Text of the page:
The pale Lilian's meadowlark of northern Mexico and the southwestern US is sometimes split off as a separate species.

Taxonomy[edit]

This species was first described by Linnaeus in his 1758 Systema naturae as Alauda magna.[6] The type locality is mistakenly given as "America, Africa".

Linnaeus' error is explained by two facts: first, he did not distinguish between the eastern and western meadowlarks. The peculiar belief that this bird also occurred in Africa is due to confusion of the yellow-breasted meadowlarks with certain longclaws (Macronyx), quite unrelated African songbirds. Specifically the Cape longclaw (M. capensis) and the yellow-throated longclaw (M. croceus) share similar habitat and habits, explaining the long hind toe; their plumage pattern however is all but identical, a striking example of convergent evolution. As this exact pattern provides no obvious adaptive benefit compared to that of other meadowlarks and longclaws, it seems to have arisen twice by sheer chance.

Linnaeus recognized his error less than a decade later, separating the longclaws from their meadowlark look-alikes.

The scientific name Sturnella magna is Latin for, rather confusingly, "large little starling", the generic name having been given due to the meadowlarks' behavior being similar to starlings.

Ecology[edit]

Their breeding habitat is grasslands and prairie, also pastures and hay fields. This species is a permanent resident throughout much of its range, though most northern birds migrate southwards in winter.[7] In 1993 this species was first recorded in El Salvador, and the discovery of a breeding pair in 2004 confirmed that the species is a resident there.[8]

These birds forage on the ground or in low vegetation, sometimes probing with the bill. They mainly eat arthropods, but also seeds and berries. In winter, they often feed in flocks.

Nesting occurs throughout the summer months. The nest is also on the ground, covered with a roof woven from grasses. There may be more than one nesting female in a male's territory.

The numbers of this species increased as forests were cleared in eastern North America. This species is ideally suited to farmland areas, especially where tall grasses are allowed to grow. Their numbers are now shrinking with a decline in suitable habitat.[9] On the other hand, its range is expanding in parts of Central America toward the Pacific (western) side of the continent, in agricultural-type areas.[8]

Gallery[edit]

References[edit]

  1. ^ BirdLife International (2012). "Sturnella magna". IUCN Red List of Threatened Species. Version 2013.2. International Union for Conservation of Nature. Retrieved 26 November 2013. 
  2. ^ "FieldGuides: Species Detail". eNature. Retrieved 2013-04-01. 
  3. ^ CRC Handbook of Avian Body Masses by John B. Dunning Jr. (Editor). CRC Press (1992), ISBN 978-0849342585.
  4. ^ "Eastern Meadowlark, Life History, All About Birds – Cornell Lab of Ornithology". Allaboutbirds.org. Retrieved 2013-04-01.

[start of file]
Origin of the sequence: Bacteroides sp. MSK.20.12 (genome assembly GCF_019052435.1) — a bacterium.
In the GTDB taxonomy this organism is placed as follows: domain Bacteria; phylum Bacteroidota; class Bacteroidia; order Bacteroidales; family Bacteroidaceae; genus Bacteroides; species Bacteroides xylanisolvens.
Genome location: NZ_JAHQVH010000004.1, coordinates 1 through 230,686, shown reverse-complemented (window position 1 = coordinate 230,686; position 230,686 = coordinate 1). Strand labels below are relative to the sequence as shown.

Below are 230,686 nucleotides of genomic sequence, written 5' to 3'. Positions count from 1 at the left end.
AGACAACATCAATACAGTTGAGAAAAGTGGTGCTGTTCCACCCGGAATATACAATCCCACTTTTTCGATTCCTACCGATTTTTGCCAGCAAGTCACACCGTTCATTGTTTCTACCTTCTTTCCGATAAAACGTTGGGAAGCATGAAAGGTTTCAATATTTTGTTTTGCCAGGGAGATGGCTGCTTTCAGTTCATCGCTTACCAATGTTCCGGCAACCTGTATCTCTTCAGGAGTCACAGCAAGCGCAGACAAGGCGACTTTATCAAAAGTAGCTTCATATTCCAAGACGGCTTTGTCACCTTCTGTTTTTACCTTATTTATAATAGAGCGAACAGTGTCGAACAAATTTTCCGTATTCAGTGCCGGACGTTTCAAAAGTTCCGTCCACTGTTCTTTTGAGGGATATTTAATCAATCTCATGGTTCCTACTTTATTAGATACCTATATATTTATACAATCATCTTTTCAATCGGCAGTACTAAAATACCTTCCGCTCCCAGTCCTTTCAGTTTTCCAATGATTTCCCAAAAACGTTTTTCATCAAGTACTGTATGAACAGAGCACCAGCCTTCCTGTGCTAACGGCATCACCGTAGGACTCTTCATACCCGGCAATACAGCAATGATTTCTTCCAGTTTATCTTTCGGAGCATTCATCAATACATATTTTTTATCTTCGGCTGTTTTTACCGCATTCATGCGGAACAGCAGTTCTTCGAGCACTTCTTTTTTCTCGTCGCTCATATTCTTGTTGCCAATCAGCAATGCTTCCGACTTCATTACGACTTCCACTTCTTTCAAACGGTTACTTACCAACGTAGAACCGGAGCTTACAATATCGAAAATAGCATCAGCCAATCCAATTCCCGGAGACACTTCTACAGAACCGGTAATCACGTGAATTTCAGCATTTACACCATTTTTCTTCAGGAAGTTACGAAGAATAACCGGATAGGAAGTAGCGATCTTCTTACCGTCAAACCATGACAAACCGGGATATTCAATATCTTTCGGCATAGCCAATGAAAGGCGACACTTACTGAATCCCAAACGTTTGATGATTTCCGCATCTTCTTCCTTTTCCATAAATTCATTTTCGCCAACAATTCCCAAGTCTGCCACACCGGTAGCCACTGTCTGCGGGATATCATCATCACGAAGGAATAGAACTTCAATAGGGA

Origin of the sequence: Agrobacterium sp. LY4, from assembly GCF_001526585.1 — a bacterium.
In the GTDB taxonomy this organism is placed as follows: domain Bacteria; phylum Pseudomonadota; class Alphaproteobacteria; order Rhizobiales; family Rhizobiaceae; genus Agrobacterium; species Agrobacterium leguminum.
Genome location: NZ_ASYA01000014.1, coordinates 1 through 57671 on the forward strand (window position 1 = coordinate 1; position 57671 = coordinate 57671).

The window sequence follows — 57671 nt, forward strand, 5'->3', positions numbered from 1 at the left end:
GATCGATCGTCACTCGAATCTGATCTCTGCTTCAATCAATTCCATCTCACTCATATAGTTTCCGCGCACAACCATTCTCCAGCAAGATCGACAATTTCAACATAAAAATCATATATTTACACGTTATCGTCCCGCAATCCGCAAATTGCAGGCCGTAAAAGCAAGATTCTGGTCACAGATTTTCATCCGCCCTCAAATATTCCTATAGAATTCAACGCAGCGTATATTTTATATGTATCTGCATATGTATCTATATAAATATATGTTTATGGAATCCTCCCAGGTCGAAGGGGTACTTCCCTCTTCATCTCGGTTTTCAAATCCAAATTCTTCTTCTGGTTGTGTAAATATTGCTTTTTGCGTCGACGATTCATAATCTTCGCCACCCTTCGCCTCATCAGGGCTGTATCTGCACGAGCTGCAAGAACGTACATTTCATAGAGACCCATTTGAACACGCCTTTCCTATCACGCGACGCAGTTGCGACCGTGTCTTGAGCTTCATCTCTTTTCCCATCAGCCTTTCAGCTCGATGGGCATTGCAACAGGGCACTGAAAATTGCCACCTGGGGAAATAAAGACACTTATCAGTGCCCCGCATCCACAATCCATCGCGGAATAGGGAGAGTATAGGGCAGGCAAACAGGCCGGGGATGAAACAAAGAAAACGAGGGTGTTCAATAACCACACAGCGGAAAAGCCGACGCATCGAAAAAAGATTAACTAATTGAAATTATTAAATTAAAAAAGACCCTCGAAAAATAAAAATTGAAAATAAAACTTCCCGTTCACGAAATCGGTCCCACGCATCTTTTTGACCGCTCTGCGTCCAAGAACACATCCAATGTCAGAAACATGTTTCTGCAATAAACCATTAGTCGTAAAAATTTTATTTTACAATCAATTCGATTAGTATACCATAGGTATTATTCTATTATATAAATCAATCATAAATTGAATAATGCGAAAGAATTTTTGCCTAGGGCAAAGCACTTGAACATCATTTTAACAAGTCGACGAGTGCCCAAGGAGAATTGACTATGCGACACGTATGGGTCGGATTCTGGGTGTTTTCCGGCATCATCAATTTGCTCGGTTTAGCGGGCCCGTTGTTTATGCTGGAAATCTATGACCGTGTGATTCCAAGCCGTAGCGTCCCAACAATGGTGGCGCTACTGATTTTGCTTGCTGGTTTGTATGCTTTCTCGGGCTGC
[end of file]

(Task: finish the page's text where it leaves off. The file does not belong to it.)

5. ^ Jaramillo, Alvaro and Burke, Peter (1999) New World Blackbirds: The Icterids, Christopher Helm Publishing, ISBN 978-0713643336
  6. ^ "[Alauda] subtus flava, fascia pectorali curva nigra : rectricibus tribus lateralibus albis. [...] Corpus scolopacinum, magnitudine Turdi, totum subtus flavissimum. Pectus macula magna nigricante lunari. Remiges fuscae: secundariae testaceo maculataa. Cauda rotundata: Rectrices 3 laterales maximum partam albae. Unguis posticus pedum major, sed magis curvus quam in reliquis. Rostrum rectum: Maxilla superior teretiuscula, basi nuda.": Linnaeus, Carl (1758): 93.9. Alauda magna. In: Systema naturae per regna tria naturae, secundum classes, ordines, genera, species, cum characteribus, differentiis, synonymis, locis (10th ed., vol.1): 167. Laurentius Salvius, Holmius (= Stockholm). PDF fulltext
  7. ^ Henninger, W.F. (1906). "A preliminary list of the birds of Seneca County, Ohio". Wilson Bulletin 18 (2): 47–60. 
  8. ^ a b Herrera, Néstor; Rivera, Roberto; Ibarra Portillo, Ricardo & Rodríguez, Wilfredo (2006): Nuevos registros para la avifauna de El Salvador. ["New records for the avifauna of El Salvador"]. Boletín de la Sociedad Antioqueña de Ornitología 16(2): 1–19. [Spanish with English abstract] PDF fulltext
  9. ^ "All About Birds: Eastern Meadowlark". Cornell Laboratory of Ornithology. Retrieved 2008-08-13. 
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Names and Taxonomy

Taxonomy

Comments: Composed of two groups: MAGNA (Eastern Meadowlark) and LILIANAE (Lilian's Meadowlark) (AOU 1998). Constitutes a superspecies with S. NEGLECTA; they rarely interbreed and hybrids are sterile (AOU 1998). Sibley and Monroe (1990) listed populations in Arizona, New Mexico, western and central Texas, eastern Sonora, and northwestern and central Chihuahua as a distinct species, S. LILIANAE, citing unpublished data on vocalizations, morphology, and genetics and a 1972 paper that suggested that LILIANAE might be a distinct species. See Dickerman (1989) for description of a new subspecies (S. M. QUINTA) from South America.